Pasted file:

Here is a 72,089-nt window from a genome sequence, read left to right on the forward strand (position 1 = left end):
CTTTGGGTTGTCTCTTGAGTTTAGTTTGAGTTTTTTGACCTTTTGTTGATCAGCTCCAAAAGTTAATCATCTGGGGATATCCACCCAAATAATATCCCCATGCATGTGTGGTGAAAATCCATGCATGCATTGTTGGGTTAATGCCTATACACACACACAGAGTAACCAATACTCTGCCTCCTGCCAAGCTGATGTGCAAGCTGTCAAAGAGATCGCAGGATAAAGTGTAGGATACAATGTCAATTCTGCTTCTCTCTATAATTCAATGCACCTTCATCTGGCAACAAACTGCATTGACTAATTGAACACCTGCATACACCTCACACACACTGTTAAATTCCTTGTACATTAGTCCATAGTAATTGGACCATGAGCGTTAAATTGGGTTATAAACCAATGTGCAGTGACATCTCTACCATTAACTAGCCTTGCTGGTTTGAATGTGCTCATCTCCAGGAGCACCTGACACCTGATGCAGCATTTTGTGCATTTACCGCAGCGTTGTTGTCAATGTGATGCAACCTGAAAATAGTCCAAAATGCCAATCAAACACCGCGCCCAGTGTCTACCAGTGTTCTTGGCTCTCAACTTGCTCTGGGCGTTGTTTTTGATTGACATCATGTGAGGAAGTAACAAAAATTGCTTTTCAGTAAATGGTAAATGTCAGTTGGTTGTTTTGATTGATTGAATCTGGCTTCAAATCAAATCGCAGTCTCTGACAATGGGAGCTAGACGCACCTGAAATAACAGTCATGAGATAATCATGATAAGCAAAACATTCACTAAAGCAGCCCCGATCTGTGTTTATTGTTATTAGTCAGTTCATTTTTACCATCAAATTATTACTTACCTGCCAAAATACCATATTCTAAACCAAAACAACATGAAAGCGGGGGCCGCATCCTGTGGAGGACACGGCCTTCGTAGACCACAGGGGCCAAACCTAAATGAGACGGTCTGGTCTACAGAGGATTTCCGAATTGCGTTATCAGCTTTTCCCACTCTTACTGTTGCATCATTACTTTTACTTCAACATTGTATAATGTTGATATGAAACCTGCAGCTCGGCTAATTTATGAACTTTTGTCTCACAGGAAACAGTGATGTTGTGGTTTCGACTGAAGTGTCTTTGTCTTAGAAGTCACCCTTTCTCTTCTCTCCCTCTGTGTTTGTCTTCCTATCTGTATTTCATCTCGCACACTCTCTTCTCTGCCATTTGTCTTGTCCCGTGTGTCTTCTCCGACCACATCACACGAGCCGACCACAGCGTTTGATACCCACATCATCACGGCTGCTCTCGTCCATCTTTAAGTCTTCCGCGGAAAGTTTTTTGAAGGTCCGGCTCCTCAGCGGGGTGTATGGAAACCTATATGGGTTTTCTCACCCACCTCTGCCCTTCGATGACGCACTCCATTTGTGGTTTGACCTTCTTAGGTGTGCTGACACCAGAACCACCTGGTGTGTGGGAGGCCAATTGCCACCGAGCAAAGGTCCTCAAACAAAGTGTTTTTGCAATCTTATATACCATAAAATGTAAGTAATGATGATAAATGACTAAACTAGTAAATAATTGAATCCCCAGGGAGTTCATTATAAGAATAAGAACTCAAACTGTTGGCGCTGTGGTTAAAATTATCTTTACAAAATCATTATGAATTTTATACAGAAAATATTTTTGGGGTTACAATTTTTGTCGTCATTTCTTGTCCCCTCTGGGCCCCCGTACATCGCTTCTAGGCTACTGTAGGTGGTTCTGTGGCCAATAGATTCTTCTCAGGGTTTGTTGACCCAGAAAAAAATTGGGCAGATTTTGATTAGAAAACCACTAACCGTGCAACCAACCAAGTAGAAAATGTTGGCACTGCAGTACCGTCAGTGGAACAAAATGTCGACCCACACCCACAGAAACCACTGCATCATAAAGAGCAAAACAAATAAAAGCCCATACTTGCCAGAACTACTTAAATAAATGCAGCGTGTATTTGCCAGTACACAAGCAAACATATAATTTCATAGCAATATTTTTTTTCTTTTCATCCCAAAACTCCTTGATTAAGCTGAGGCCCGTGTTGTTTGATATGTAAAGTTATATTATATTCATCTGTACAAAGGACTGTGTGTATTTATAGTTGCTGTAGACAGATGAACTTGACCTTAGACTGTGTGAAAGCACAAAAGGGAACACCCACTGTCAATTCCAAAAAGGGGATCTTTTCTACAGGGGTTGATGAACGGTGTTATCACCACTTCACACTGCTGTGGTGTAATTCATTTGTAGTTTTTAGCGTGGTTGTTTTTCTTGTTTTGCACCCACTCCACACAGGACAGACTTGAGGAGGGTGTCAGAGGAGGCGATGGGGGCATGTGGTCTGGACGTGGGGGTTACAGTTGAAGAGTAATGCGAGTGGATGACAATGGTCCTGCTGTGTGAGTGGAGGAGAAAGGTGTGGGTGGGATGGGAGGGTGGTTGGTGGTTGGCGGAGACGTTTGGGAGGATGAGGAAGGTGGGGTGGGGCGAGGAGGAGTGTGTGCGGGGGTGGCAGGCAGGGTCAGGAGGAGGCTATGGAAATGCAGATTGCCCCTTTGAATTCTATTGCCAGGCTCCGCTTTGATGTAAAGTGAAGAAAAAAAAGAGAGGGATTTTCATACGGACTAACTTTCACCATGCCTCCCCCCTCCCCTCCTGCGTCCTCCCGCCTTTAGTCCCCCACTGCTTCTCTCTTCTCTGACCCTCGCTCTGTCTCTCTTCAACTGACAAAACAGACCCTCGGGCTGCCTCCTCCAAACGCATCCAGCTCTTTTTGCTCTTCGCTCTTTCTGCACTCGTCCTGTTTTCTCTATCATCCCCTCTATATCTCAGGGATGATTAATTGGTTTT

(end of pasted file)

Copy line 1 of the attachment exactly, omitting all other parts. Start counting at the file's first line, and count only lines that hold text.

Here is a 72,089-nt window from a genome sequence, read left to right on the forward strand (position 1 = left end):